Warren Buffett’s 5 reasons to never retire
Many people dream of the day when they can finally quit working and enjoy retirement. But to Warren Buffett, retirement “is not my idea of living,” he has said.
He might be on to something. At 85 years young, when many of his contemporaries have long since retired, Buffett remains at the helm of his highly successful company Berkshire Hathaway. With a net worth of $66.7 billion, he’s also one of the richest men in the world and one of the most successful investors of all time.
If you’re thinking about retirement, take a page from Buffett’s playbook and reconsider. Here are five reasons why Buffett will never retire and why you shouldn’t, either:
You’re healthy: Americans are living longer and they’re healthier than ever before. So it makes sense that older workers are staying put, with many saying they plan to delay their retirement date or never stop working. In fact, the Bureau of Labor Statistics projects that by 2020, those 55 and older will make up 25 percent of the labor force.
However, not everyone will be able to work long into their golden years. According to the National Institute on Aging, 35 percent of people ages 55-59 were forced into retirement because of health problems. While Buffett is healthy and sharp as a tack, he has said that even if his muscles weaken and his stamina slows, he’ll continue to do business as usual because that won’t affect his ability to pick stocks or buy companies. Maintaining your health gives you the option to work as long as you want.
You won’t have a fixed income: As soon as you leave the workforce, you’ll likely be living on a fixed income and counting on your retirement savings. If the market tanks, as it did in 2008, or inflation rises significantly, you could find that your purchasing power has diminished. And that could have a substantial impact on your ability to live comfortably.
If you keep working, though, you can continue to contribute to your retirement savings plan and capitalize on the additional years of compounding interest and portfolio growth. Like Buffett, you can rest easier knowing you have the means to retire but made the choice to continue working and building your wealth.
You’ll stay engaged and productive: If you derive great satisfaction from your job, why consider quitting just because you’ve reached a certain age? Buffett recently told the Huffington Post that he’s “tap dancing to work every day” and that “it doesn’t get better than that.”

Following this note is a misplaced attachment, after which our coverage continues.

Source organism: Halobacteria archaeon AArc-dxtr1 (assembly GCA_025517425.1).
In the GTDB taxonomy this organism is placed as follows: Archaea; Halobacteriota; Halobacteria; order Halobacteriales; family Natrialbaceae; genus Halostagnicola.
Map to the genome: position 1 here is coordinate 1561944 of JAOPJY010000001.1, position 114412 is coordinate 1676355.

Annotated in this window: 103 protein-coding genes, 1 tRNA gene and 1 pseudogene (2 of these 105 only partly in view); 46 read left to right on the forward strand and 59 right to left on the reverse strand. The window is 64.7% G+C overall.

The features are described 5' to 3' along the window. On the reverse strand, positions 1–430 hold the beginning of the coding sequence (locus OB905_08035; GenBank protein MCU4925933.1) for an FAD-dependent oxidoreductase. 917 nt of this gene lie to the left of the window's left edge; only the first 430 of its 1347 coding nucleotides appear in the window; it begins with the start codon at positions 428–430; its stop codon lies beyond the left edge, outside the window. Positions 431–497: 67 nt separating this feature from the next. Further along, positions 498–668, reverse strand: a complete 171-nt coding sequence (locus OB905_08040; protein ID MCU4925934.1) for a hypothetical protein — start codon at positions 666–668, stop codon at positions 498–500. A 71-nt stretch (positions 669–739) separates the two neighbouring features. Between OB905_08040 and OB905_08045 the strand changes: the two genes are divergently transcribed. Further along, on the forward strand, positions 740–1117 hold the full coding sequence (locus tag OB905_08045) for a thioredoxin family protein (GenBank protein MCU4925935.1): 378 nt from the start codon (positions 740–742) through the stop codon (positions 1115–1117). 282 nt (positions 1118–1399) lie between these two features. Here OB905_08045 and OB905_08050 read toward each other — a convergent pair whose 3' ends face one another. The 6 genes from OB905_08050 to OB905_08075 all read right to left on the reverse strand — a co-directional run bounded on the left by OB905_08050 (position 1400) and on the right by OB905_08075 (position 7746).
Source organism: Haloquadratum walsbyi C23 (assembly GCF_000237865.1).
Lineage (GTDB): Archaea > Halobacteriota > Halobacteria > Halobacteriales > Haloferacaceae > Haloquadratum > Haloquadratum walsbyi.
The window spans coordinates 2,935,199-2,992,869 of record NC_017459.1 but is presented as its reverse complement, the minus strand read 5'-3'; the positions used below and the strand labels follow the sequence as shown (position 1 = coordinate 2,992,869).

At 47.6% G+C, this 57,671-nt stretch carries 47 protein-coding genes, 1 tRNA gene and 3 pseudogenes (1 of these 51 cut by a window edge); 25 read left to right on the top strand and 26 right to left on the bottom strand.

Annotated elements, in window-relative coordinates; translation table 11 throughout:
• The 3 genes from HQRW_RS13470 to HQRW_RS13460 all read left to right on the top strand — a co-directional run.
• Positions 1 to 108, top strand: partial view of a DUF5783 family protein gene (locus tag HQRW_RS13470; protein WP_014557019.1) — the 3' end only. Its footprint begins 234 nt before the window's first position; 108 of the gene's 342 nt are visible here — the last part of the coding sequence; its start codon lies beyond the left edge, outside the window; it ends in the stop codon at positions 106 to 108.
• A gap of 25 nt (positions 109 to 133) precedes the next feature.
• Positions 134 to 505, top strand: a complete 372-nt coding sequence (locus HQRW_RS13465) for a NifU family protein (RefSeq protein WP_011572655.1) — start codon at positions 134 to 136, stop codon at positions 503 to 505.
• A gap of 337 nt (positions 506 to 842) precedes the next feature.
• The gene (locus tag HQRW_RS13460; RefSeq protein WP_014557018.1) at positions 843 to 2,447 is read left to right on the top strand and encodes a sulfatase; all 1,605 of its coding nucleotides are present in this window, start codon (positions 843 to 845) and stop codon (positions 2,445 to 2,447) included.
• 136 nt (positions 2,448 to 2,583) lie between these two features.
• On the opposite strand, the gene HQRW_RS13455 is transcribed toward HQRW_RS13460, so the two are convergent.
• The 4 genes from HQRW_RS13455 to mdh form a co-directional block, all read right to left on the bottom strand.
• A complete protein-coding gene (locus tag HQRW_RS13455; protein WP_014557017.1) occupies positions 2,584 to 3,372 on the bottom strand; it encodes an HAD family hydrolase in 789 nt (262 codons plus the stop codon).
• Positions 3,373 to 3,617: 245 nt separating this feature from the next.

Likewise, many boomers say their job gives them a sense of purpose. A recent Bankers Life survey found that 69 percent of middle-income boomers who already retired said they would have liked to have been able to work longer.
You’ll continue to mentor: Buffett attributes much of his success to learning from older and wiser teachers. He told ESPN: “I found what I love to do very early. When I was 7 or 8 years old I knew that this particular game really, really intrigued me. And then I had some great teachers along the way.”
Delaying retirement allows you to impart your wisdom and experience to others. In the Berkshire Hathaway owner’s manual, Buffett writes: “I benefited enormously from the intellectual generosity of Ben Graham, the greatest teacher in the history of finance and I believe it appropriate to pass along what I learned from him, even if that creates new and able investment competitors just as Ben’s teachings did for him.”
Older workers have survived layoffs, mergers, management changes and other major shifts in the workplace. They have the experience and coping skills to navigate stressful situations successfully. In his 60-plus years in business, Buffett has watched markets slide, companies implode, funds dry up and other serious business challenges. He is wise enough to avoid knee-jerk reactions and stay focused on the long term. And so are you.
You can leverage your knowledge: Buffett didn’t become one of the world’s most successful businessmen overnight. It took decades of hard work, hits and misses to gain the experience needed to build his empire. And just like Buffett, the tacit and institutional knowledge you hold is valuable to your employer.
According to a recent survey by the Society for Human Resource Management and the Sloan Center on Aging and Work at Boston College, most employers recognize that older workers usually have more skills and experience than younger ones. The study also reported many organizations are finding it increasingly difficult to retain older talent as boomers start to retire. Some companies will face a wide gap in institutional knowledge as retiring workers leave.